Coping and thriving in life despite stresses

Vet NI Conference in Seagoe Hotel.  Pic: Patrick MacFarlane, Dr Des Rice (guest speaker) and Aurelie Moralis.
Vet NI Conference in Seagoe Hotel. Pic: Patrick MacFarlane, Dr Des Rice (guest speaker) and Aurelie Moralis.

Our sense of wellbeing and productivity is enhanced when our needs are met- when they are not met we become stressed, anxious, angry and depressed, Dr. Des Rice, Psychotherapist and partner in coaching business CCO told the spring meeting of the North of Ireland Veterinary Association (NIVA).

He pointed out that we have five principal emotional needs – control over our lives; friendship and team work; status/self-esteem; confidence and achievement; meaning and purpose.

When companies have goals that meet these needs there is a sense of achievement, fulfilment and joy. When these needs are not met we become anxious and stressed with pressures that exceed our coping skills- we are at the mercy of our nervous system. Therefore we need to tackle the weak areas.

Years ago ‘fight and flight’ were essential for survival but people ‘rested and digested’ when the danger was over. Modern society is in permanent ‘fight and flight’ mode, triggered by too many demands, unclear goals, aggressive body language, gossip and complaining, and excess time spent on social media, TV, computers etc. As a result our spare brain mental-capacity is being used up on trivia.

Symptoms of ‘fight and flight’ are headaches, tensions, panic, nausea, anxiety, depression, digestive problems, premature ageing, and an inefficient immune system. We need to master new and useful skills to stimulate our ‘rest and digest’ nervous system. Des Rice’s advice for mastering new skills is a combination of exercise and breathing techniques, goal planning and evaluation, and effective communication skills.

Be clear on, and commit to meaningful work and life goals. Mentally rehearse the outcome you want and the hurdles you will overcome.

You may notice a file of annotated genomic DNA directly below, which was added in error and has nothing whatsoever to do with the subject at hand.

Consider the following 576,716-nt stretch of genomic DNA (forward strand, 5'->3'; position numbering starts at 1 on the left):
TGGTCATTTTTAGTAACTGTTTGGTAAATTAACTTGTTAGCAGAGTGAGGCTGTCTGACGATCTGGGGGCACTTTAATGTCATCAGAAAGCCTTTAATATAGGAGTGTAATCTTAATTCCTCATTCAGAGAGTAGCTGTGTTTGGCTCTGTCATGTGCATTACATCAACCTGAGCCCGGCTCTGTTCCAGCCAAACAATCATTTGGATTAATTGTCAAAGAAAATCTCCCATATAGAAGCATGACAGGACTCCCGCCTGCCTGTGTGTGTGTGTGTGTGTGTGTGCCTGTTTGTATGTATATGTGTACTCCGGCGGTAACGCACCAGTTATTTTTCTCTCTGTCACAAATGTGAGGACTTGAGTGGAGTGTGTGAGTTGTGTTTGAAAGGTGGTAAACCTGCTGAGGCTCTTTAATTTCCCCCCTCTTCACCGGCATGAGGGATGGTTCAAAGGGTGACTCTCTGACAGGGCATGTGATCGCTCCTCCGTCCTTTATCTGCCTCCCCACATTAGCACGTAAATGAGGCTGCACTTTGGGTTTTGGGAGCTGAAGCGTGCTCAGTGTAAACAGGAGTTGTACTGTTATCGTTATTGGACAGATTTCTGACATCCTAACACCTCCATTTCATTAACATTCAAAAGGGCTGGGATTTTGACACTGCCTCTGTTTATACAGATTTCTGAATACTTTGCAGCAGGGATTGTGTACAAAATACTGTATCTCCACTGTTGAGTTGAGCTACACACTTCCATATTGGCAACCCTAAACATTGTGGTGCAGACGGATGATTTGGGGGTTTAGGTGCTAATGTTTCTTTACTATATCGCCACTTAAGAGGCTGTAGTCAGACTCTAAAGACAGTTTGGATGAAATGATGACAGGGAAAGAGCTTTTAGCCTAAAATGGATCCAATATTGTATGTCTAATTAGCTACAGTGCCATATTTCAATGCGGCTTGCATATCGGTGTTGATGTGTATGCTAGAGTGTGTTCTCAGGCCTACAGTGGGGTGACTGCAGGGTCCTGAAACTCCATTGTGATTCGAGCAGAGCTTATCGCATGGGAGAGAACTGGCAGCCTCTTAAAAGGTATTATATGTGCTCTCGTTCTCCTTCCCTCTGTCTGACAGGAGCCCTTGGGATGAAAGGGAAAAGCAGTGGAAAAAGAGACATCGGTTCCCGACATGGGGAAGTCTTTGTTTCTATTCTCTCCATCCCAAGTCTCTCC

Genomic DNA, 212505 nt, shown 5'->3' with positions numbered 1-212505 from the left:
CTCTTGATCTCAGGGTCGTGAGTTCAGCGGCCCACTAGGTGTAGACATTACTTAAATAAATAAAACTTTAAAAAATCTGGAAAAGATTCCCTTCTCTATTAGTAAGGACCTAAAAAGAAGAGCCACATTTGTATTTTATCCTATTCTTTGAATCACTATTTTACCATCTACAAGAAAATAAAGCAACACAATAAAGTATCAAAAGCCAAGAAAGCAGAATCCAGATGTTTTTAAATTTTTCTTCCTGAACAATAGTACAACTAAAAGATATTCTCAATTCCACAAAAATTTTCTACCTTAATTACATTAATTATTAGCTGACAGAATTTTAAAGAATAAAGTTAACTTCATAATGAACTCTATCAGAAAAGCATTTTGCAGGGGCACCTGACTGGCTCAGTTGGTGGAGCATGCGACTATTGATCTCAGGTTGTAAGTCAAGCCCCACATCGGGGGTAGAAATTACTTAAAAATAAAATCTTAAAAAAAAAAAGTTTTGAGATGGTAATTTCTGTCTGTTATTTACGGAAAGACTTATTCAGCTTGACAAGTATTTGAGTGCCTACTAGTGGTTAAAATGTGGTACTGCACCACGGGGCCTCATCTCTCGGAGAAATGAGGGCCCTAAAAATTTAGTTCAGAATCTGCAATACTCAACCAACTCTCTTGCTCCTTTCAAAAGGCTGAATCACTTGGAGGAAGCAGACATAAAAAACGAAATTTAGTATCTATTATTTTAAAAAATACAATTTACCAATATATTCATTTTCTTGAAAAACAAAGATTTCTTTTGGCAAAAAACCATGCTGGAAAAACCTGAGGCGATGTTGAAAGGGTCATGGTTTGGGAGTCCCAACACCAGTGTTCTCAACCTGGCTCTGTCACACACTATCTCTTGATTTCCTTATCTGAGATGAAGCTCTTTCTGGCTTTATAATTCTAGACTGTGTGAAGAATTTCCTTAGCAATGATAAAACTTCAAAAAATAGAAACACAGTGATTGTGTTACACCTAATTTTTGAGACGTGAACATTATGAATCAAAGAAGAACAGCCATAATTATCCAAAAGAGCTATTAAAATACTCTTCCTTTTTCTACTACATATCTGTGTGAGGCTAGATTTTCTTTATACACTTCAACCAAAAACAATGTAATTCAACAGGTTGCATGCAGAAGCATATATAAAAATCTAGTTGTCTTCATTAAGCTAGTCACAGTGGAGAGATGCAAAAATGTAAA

Regarding communication skills he pointed out that level 1 listening is selfish where you are concerned about yourself and are planning your reply and waiting to speak rather than listening. Level 2 is reflective listening where the focus is on trying to understand what the person is saying. This can be followed by open questions – What is the issue? What will we do? When will we do it? Etc. Also reflect back on what has been said to ensure that everyone understands it. This is an amazing way to create meaningful relationships, team-work and deal with difficult clients/ people.

He emphasised: “Focus on the things that are meaningful and take control of your emotional state, in order to solve problems and provide successful options for change.”

Zoetis Veterinary Consultant and Junior Vice President of NIVA, Aurelie Moralis commented: “At Zoetis we were delighted to be one of the sponsors of this very worthwhile event which put the profession’s well-being at the forefront. Financial and time pressures can impact on our health and effectiveness at work. Des Rice has given us a very timely reminder to learn the life skills that will not only contribute to our health but also increase our effectiveness in the workplace.”

For coaching executives and the teams in their organisation or in their private lives Des can be contacted at

For more information or to learn the tools that are available for staying calm and focussed see Des and his colleague Paul Grant trained the volunteers at Vet Support NI and their service is available for anyone in the veterinary world who needs support.